A chaotic policy

March 22, 2020

Pakistan is struggling to ensure proper quarantine and testing facilities amid an exponential growth in the coronavirus cases

A muddled policy of restraining coronavirus (COVID-19) in the midst of an exponential growth in the number of positive tested patients in the country has caused panic among the masses. Provincial governments have opted for gradual lockdown, compelling people to self-isolate to prevent the further spread of this disease.

Last week, the number of coronavirus positive cases in the country crossed 300 while two died in Khyber Pakhtunkhwa province. The number of cases continues to surge daily.

The federal government took the virus seriously for the first time towards the end of January when it started screening passengers arriving at its major airports. Since then, the government has at least thrice revised this screening system due to failure of previous methods.

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The return of more than 6,000 Pakistani pilgrims from Iran forced the country’s National Security Council (NSC) to convene its meeting. On March 13, the NSC reviewed Pakistan’s response to the pandemic. The government set up a National Coordination Committee for COVID-19 and decided to close educational institutions for three weeks. It also closed borders with neighbouring countries. The government has banned large gatherings for two weeks, except for Friday sermons saying religious matters are “sensitive.”

However, the government policy remained unsuccessful in containing the virus after it failed to properly manage the pilgrims from Iran, who were quarantined in mismanaged facilities at the Taftan border in Balochistan. The government could neither properly screen nor test all pilgrims for COVID-19.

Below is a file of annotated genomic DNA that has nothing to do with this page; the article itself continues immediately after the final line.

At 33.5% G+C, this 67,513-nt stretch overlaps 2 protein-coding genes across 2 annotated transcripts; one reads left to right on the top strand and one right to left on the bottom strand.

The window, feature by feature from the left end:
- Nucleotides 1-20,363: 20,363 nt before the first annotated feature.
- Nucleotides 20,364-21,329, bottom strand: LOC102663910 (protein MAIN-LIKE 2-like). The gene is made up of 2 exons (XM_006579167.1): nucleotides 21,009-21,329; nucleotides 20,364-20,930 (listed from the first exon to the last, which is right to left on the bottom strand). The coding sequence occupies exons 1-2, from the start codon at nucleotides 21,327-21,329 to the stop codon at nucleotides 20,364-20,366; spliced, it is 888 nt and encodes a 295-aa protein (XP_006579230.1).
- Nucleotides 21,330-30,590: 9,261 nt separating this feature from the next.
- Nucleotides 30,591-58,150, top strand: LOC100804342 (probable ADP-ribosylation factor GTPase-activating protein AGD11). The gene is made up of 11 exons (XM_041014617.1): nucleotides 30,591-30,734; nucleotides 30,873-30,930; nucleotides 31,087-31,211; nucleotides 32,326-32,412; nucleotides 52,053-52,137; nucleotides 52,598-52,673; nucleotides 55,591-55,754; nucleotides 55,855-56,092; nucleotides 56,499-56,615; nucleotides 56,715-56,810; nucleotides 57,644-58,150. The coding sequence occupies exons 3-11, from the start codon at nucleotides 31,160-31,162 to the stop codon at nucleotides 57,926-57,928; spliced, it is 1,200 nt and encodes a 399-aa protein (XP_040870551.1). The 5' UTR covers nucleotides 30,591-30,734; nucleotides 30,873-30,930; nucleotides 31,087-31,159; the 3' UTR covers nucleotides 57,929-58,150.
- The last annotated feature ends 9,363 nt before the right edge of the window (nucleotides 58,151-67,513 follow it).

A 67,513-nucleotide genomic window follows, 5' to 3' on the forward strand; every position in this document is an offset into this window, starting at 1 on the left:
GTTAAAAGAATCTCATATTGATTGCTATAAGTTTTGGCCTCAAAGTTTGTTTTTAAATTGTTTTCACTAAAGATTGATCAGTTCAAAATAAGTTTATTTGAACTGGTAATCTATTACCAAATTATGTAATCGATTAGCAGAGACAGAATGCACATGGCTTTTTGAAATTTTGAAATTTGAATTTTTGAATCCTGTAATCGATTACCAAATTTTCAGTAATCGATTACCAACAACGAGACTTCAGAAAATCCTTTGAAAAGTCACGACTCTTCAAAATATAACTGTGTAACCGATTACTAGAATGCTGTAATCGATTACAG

Till now, the government policy is not clear regarding the containment of the virus.

Till now, more than half of the COVID-19 positive cases in the country are of those pilgrims returning from Iran and who were kept together at the Taftan border without proper arangements.

“We admit that the conditions in which pilgrims were kept at the Taftan border were not ideal,” Dr Zafar Mirza, special advisor to prime minister on health, had said. Earlier, Mirza himself had visited the area and claimed that they had set up a proper screening system and quarantine facilities. However, owing to the failure of the quarantine at Taftan, the provinces were compelled to develop quarantine facilities of their own for the pilgrims who returned to their respective provinces.

Another policy which the federal government reviewed within days after the NSC meeting was regarding air travel. The NSC had earlier decided to restrict international flights to three major airports only. The government changed this decision with the condition that every international traveller should present a COVID-19 negative test report certificate. The policy is under severe criticism and, according to the federal aviation minister, is expected to be discussed in a special meeting in the near future.

In the beginning, the government was accused of trying to hide the number of coronavirus positive cases. The Sindh government set the precedence of holding regular pressers to update the people regarding the situation.

Till now, the government policy is not clear regarding the containment of the virus. There is a lack of proper quarantine facilities and mass testing to mitigate the disease. The government is not willing to test all passengers arriving into the country and is looking to pass the buck to respective provinces despite the fact that in provinces like Balochistan and Gilgit-Baltistan there is a lack of proper facilities. Unless the government adopts a proactive interventional policy, the country is in for worse times ahead.


The writer is a staff member. He can be reached at [email protected]

Coronavirus: Pakistan struggling to ensure proper quarantine facilities amid an exponential growth in cases